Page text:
Auburn residents will get a chance to ask questions about the city's planned construction project that will add a water transmission main and increase the capacity of the city's water supply by millions of gallons a day.
The water main project drew opposition from the public last year because the pipeline would cross a small part of Chewacla State Park. Thousands of residents signed a petition that advocated rerouting the pipeline to "avoid any negative impact" to the park.
At the time, the city pushed back on what it said were misrepresentations about the pipeline's route. The city claimed that the water main's 20-foot easement would cross trails at nine locations, temporarily impacting about 180 feet of trails in the park. In all, the pipeline would run through 3,900 feet of Chewacla State Park, with 1,400 feet running across existing roadway.
"I think the perception out there is that we’re going to come in there and clear a 50-foot right-of-way, like you see on a power line where the trees are just trimmed and you’ve got a corridor and it’s just ugly as heck. We’re not doing that," said Eric Carson, director of the Water Resource Management Department, to The Villager last August. "This is going to be a 20-foot easement. We have a 50-foot construction easement, but we plan on staying in that 20-foot easement as much as possible. And we’re not clearing limbs, and we’re not taking the canopy away. When this is all done, you’re hardly going to know it’s there. Once you go through a few falls and the leaves fall on the ground, you’re not even going to be able to see where we are for the most part."
Many residents voiced their concerns to the City Council and asked them to take action on an alternate route. The council has no purview over the pipeline's route, though. That authority rests with the Auburn Water Works Board.
An alternate route could have cost the city upwards of an additional $1 million or more for construction, said Carson. Carson added that a longer route would add about a mile to the planned five-mile-long pipeline and also increase the age of the water as well as the cost of power to pump the water, which would be passed onto customers for the life of the well.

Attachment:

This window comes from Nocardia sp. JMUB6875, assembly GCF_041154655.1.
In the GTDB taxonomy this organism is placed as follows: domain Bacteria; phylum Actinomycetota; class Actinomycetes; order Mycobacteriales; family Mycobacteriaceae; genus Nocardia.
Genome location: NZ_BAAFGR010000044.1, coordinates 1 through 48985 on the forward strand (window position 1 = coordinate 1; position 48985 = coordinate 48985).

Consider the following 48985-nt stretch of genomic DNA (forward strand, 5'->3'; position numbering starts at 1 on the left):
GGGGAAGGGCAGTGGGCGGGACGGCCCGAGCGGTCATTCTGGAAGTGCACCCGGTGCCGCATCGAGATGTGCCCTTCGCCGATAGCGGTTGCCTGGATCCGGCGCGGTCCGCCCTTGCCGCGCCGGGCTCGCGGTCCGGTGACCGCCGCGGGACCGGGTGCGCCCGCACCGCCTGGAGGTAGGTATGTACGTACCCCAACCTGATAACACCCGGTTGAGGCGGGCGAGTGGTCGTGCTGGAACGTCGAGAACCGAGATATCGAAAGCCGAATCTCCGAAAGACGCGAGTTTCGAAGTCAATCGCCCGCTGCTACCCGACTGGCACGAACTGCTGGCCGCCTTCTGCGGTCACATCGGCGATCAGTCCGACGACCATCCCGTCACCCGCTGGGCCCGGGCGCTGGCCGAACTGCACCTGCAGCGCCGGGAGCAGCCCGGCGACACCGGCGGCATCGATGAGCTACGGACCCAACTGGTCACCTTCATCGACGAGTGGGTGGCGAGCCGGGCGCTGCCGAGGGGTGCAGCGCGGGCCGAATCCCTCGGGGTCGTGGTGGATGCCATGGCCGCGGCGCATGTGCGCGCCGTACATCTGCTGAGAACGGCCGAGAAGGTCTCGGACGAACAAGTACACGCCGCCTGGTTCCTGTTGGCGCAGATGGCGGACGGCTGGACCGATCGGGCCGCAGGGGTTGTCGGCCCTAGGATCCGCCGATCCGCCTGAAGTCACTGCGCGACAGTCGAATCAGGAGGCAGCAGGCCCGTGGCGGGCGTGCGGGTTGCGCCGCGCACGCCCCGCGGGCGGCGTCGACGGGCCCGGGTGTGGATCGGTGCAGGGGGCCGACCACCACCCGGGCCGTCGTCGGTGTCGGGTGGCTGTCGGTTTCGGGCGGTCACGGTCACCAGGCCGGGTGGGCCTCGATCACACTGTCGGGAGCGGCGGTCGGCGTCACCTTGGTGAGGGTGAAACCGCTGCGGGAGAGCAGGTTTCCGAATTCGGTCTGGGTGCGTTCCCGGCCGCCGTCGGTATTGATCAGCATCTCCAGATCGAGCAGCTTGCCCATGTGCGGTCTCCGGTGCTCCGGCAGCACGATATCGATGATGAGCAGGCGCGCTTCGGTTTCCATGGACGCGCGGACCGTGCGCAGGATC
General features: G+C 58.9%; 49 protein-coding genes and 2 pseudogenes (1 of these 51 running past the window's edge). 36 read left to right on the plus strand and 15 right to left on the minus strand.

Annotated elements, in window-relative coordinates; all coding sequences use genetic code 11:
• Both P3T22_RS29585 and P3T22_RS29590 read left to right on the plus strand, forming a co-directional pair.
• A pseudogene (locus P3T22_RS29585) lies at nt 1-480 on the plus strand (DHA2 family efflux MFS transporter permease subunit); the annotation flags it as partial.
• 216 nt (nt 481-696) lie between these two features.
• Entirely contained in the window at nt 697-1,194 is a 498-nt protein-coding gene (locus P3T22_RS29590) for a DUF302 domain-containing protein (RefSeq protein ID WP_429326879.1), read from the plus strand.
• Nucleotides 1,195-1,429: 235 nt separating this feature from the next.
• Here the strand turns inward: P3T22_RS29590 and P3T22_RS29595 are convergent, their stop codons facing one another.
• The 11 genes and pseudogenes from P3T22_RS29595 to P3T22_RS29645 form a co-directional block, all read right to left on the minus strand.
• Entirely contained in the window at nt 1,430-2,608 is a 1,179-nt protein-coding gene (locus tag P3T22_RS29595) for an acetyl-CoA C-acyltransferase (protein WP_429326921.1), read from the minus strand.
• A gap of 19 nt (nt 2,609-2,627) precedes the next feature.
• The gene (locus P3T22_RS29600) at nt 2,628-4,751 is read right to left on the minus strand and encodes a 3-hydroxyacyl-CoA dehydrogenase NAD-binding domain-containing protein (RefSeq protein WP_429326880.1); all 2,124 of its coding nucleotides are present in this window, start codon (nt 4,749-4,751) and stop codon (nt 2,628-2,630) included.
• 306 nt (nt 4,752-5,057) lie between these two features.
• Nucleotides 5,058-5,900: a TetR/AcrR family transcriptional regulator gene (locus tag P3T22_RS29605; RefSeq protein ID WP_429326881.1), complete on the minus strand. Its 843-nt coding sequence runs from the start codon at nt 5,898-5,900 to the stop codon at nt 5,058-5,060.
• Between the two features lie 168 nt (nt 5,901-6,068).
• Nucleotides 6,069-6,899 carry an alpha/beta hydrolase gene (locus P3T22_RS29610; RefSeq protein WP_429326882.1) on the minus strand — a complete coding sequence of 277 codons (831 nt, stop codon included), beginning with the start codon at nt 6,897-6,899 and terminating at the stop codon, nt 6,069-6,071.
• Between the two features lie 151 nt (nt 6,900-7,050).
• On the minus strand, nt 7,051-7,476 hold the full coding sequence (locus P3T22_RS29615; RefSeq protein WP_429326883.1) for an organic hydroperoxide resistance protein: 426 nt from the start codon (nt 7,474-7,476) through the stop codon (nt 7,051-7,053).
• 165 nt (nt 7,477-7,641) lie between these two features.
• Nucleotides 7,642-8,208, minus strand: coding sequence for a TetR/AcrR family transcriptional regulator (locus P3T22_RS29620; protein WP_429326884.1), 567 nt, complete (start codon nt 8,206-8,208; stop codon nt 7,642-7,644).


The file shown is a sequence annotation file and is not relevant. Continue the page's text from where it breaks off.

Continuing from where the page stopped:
"When we first started looking at it, there were basically two options — you could either go cross-country and try to get there as economically and in as short a path as you could to minimize construction costs," said Carson. "Or you could take a longer way and go west from the well site, up Mill Creek Road and down Shell Toomer (Parkway) and stay on public right-of-way the entire way. However in doing so, you’re adding over a mile of distance to the pipeline, which in turn drives up the construction costs dramatically, somewhere — the estimates I’ve seen are in the neighborhood of $1 million or more construction-wise.
"Also, the advantages of the route we’re taking is we’re not disrupting traffic on Mill Creek Road or Shell Toomer Parkway, which it would drastically impact traffic if you went that way."
The water main will service a new well that came to the city's attention more than three years ago. It is located just southwest of Good Ol' Boys Family Restaurant off Lee Road 10. At full capacity, it would provide up to 4 million gallons a day and bring the city's total capacity to over 17 million, including water contract purchases. That is expected to meet the city's projected demand through 2050.
The projected cost of the pipeline last August was $4 to $5 million.
The Auburn Water Works Board will host the public meeting next Thursday at 6 p.m. in the City Meeting Room at 122-B Tichenor Avenue. The meeting is open to all residents. AWWB representatives and the project's consulting engineer and contractor will be in attendance to provide information and answer any questions the public might have.